if my respect for him did not permit me to ascribe the whole blame to the influence of others, it left something for friendship to forgive, and after brooding over it for some little time, and not always resisting the expression of it, I forgave it cordially, and returned to the same state of esteem & respect for him which had so long subsisted … I have thus, my dear Madam, opened myself to you without reserve, which I have long wished an opportunity of doing; and, without knowing how it will be recieved, I feel relief from being unbosomed … that you may both be favored with health, tranquility and long life, is the prayer of one who tenders you the assurances of his highest consideration and esteem.
To Abigail Smith Adams, June 13, 1804
Patrick Lee’s Explanation
Choosing to forgive is an empowering leadership trait.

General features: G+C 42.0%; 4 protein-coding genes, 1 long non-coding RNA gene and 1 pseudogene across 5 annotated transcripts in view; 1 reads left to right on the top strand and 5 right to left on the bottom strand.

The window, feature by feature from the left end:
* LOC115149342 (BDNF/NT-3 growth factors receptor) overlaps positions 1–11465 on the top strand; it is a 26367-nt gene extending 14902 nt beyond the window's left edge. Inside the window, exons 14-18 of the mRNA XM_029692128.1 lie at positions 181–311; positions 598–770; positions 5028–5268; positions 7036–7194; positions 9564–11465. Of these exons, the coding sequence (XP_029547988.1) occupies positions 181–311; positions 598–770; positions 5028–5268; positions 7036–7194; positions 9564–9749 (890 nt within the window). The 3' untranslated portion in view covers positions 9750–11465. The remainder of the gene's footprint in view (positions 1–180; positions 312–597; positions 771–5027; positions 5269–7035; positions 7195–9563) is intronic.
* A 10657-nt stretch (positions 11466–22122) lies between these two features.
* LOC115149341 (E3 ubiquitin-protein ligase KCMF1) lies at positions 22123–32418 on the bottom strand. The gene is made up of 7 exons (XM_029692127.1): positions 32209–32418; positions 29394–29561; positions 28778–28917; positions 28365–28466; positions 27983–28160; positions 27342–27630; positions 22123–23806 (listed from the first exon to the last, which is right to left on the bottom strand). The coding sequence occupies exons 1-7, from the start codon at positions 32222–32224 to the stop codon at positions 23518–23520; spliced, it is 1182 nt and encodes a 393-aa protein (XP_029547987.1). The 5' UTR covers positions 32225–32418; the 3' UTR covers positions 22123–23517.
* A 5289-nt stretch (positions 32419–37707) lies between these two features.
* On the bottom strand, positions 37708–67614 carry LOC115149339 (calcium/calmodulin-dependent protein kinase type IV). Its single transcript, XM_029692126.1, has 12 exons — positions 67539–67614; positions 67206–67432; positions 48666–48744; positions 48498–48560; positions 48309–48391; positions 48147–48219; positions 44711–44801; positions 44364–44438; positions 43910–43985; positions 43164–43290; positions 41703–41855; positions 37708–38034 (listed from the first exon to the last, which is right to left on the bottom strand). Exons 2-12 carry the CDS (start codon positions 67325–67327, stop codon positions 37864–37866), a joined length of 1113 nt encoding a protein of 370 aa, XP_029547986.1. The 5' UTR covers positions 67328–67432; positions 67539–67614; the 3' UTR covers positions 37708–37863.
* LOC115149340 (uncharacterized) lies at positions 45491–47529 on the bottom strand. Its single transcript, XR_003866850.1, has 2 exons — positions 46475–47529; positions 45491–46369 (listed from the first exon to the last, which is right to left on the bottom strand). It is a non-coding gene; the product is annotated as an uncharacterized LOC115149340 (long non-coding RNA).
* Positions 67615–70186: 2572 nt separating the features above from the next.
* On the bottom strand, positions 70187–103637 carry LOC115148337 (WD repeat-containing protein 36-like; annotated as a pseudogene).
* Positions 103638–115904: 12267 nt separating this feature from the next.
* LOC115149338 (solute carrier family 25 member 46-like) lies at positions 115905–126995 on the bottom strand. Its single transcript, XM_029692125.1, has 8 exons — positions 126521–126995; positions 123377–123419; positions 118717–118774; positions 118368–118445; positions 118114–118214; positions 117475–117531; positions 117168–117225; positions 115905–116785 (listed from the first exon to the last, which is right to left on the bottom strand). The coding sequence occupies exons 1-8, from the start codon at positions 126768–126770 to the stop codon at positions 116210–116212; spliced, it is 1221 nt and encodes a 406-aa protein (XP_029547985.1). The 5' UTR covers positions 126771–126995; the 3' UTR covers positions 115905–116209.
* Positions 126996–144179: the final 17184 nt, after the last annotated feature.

In previous posts from this letter, Jefferson thanked Adams for the condolence for his deceased daughter, reaffirmed his esteem for her, and then described the only act of her husband, former President John Adams, that he considered personally unkind. He continued that thread in this post.
Most, but not all, of John Adams’ actions Jefferson could attribute to political foes. Yet, Adams himself was responsible in some smaller measure. Jefferson admitted brooding over Adams’ offenses, even speaking of those offenses with others. And then, “I forgave it cordially,” he wrote and resumed his long-held esteem for Mr. Adams.
Jefferson had the desire to preserve friendship despite political differences. He was able to forgive most offenses and knew the futility of holding a grudge. He was far more inclined to give others the benefit of the doubt and move on.
Abigail Adams would have none of it. Her reply contained a full-throated justification of her husband’s actions, the ones Jefferson found personally unkind. She condemned Jefferson’s involvement with the scandal-monger journalist, James Callendar. She also bore a personal offense for his denying her son John Quincy Adams, a federal position.